The main dishes worked not only on the senses of smell and taste, but also on sight, as well. They were cleverly executed, though not in a cutesy, fussy manner. This kitchen seems to understand that the principle "Form follows function" can apply to cuisine as well as architecture.
Take the glorious swordfish, its meaty, white flesh contrasting with the dark, molelike, mulato chile sauce. One taste helped prove another principle: The whole can be greater than the sum of its parts. The moist, mild swordfish intensified the rich, smoky tang of medium-hot mulato chiles.
Two hockey-puck-size discs of sweet, blue corn polenta furnished an offbeat starch. This is how Native Americans of the Southwest might have prepared blue corn if their first European contact had been with chefs, not soldiers. Alongside, wrapped in cornhusk, came a refreshing, raspberry-pineapple salsa.
At $24.95, the veal chop was the only one of a dozen entrees that crosses the 20-dollar frontier. It's a worthwhile border crossing.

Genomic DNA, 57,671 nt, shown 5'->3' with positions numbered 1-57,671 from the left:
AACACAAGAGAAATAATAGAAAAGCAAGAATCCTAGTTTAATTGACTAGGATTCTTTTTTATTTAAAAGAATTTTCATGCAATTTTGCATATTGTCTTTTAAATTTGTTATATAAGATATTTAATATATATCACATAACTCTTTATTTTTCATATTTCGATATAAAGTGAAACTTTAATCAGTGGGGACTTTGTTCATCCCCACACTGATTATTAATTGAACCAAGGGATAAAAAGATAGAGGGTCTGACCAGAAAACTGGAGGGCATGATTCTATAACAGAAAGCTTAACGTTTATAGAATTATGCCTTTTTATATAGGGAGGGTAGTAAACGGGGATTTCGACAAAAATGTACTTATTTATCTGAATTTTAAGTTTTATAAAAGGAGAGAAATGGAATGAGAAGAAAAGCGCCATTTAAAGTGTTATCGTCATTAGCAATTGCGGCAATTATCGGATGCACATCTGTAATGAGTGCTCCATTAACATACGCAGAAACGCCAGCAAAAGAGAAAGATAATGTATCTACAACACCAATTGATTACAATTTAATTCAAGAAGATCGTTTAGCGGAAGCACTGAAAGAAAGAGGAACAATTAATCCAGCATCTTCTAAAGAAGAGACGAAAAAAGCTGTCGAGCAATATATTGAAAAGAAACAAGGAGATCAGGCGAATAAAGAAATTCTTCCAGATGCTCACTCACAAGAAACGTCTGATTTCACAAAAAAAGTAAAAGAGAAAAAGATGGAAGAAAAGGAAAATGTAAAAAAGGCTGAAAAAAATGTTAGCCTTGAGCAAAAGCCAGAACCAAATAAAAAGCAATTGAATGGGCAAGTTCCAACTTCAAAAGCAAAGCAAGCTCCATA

The hefty veal chop, marinated in lime and chiles, was fork tender and expertly grilled, fragrant in its own juices. Only dark glares of disapproval from my wife kept me from picking up the bone and gnawing away like a happy animal.
The veal chop came colorfully accompanied by zucchini cutouts shaped like pine trees, grilled pearl onions on red pepper squares, wild mushrooms and thick potato sticks.
Even more picturesque and complexly flavored was the stuffed double breast of chicken. It's crammed with a zingy chorizo that hadn't been denatured for tender-tongued tourists. A striking array of mixed vegetables came with it--red and yellow pepper, zucchini, tomatillo and jicama rested nearby, alongside hollowed-out tomato wedges filled with wild rice.
But what really propelled this platter was a head-turning, yellow-pepper-cilantro sauce. It was good enough to eat with a tablespoon.
A glance at the dessert menu made me wish I had stopped at one serving of green chile corn bread. But "No pain, no gain" has applications outside the health club, too.
Pion Grill has two dessert sections, one devoted solely to chocolate. My wife and I spent more time mulling the choices than we did over buying our house.